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Citation Information

Type Thesis or Dissertation - Master Thesis
Title Prevalence And Factors Associated With Missed Opportunities For Immunization Among Children Below 60 Months At Siaya County Referral Hospital
Publication (Day/Month/Year) 2016
URL http://erepository.uonbi.ac.ke/bitstream/handle/11295/98295/Odera-Ojwang’_Prevalence And Factors​Associated With Missed Opportunities For Immunization Among Children Below 60 Months At Siaya County​Referral Hospital..pdf?sequence=1&isAllowed=y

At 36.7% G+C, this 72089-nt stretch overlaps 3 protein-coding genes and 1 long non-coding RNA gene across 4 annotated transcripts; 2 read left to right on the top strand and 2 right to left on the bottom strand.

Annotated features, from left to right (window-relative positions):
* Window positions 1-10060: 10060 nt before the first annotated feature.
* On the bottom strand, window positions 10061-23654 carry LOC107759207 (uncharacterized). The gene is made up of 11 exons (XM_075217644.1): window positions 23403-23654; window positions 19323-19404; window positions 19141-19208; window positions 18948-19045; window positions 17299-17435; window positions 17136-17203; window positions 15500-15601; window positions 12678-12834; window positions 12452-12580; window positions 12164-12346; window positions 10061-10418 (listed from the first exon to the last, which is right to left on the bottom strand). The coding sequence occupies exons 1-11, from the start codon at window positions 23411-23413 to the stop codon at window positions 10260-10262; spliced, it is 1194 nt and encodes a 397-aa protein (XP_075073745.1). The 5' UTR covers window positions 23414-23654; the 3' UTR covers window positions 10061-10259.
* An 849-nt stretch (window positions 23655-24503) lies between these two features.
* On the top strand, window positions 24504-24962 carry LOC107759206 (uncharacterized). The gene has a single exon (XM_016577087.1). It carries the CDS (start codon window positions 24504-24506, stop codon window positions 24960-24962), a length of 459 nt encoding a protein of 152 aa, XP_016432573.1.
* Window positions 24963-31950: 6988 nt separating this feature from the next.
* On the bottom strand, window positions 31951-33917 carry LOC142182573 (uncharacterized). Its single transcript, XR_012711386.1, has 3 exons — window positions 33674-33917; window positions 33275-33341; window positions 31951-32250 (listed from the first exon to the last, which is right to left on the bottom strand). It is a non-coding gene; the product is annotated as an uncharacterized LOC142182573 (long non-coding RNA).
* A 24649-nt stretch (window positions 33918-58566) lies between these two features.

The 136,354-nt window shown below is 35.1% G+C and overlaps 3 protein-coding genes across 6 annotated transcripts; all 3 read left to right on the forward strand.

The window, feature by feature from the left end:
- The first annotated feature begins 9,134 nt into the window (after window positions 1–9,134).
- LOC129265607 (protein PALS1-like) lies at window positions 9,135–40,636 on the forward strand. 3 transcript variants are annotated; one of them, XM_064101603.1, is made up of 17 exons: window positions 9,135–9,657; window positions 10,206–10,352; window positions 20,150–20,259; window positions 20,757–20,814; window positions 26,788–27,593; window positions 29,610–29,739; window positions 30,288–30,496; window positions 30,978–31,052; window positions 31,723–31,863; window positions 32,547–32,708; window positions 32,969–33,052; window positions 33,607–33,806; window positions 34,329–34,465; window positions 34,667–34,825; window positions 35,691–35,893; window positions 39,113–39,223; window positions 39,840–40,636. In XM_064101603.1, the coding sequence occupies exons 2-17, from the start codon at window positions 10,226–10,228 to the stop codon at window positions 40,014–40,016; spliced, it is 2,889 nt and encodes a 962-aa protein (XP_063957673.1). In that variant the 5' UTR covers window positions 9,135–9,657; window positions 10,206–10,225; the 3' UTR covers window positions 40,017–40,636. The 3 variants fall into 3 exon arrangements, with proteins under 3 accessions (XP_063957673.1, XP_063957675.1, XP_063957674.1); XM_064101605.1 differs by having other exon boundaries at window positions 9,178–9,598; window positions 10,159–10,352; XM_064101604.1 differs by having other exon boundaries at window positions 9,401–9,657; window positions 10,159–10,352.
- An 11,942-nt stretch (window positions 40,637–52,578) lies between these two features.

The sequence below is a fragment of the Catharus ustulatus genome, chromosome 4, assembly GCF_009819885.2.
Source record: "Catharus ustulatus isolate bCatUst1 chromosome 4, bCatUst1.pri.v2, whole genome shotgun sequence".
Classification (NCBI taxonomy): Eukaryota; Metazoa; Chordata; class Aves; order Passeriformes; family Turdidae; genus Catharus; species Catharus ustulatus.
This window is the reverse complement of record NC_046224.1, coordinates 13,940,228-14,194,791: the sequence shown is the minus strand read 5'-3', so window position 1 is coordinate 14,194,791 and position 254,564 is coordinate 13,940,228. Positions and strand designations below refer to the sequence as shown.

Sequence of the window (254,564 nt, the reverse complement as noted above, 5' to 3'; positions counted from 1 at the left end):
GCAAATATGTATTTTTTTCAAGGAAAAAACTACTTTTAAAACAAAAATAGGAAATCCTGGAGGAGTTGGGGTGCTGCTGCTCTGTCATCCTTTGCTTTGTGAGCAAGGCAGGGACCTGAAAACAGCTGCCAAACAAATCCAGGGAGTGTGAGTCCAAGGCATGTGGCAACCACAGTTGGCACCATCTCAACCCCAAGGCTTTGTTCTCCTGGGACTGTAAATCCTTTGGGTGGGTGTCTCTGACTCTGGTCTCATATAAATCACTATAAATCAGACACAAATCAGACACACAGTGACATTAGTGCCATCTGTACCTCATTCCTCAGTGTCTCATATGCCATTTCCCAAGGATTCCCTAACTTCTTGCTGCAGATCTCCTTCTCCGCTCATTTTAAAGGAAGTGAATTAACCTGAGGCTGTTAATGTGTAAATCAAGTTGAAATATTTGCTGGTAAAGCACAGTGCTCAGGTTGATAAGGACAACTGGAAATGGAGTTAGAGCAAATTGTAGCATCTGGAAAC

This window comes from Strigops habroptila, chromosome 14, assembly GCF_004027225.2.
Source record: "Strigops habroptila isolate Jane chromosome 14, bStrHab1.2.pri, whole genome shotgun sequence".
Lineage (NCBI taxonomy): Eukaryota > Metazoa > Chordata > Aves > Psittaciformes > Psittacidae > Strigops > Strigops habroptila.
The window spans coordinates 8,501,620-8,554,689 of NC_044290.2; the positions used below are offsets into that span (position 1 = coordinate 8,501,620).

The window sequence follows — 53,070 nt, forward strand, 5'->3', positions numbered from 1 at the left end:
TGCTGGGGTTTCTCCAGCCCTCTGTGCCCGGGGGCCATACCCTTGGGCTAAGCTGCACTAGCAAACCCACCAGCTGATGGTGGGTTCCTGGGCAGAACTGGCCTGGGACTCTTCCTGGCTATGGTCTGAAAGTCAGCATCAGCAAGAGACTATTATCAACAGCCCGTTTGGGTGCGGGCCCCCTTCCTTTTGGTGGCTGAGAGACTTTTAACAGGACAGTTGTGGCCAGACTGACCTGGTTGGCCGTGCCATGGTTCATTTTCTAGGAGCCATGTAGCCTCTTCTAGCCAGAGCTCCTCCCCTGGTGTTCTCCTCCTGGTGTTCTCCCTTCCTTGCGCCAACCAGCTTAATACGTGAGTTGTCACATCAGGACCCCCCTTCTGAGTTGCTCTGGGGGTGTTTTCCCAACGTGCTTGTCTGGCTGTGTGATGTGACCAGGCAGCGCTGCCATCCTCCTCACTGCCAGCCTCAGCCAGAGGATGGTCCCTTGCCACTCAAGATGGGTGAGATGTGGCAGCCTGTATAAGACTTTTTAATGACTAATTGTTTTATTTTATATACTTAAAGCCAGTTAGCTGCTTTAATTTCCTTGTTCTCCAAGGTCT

Background: Immunization is today one of the safest, most cost-effective, and powerful means of preventing deaths and improving lives. Even though immunization currently averts an estimated 2 -3 million deaths every year, an estimated 21.8 million infants worldwide are still missing out on basic vaccines. Missed opportunities for immunization contributes to the low immunization coverage seen worldwide adding to the pool of children who have not been effectively immunized. These pockets of low coverage create a risk for the reintroduction of vaccine-preventable diseases (VPDs) that have been eradicated, eliminated, or are under epidemiological control. The Western region of Kenya has a long history of poor vaccine coverage. The devolution of healthcare to the County provides an opportunity for a more detailed understanding of the challenges and barriers in the local setting. This study was conducted in Siaya, one of the counties in the Western region of Kenya. Objective: To evaluate the prevalence and factors associated with missed opportunities for immunization among children aged below 60 months at Siaya County referral hospital. Methodology: This was a hospital based descriptive cross sectional study of children seeking health services at Siaya County referral hospital. The study was conducted between January and February 2016 at the Paediatric inpatient and outpatient departments at the facility. The study groups included eligible parent/guardian-child pairs and eligible health care workers who had consented to participate in the survey. A total of 370 child-parent/guardian pairs were interviewed.

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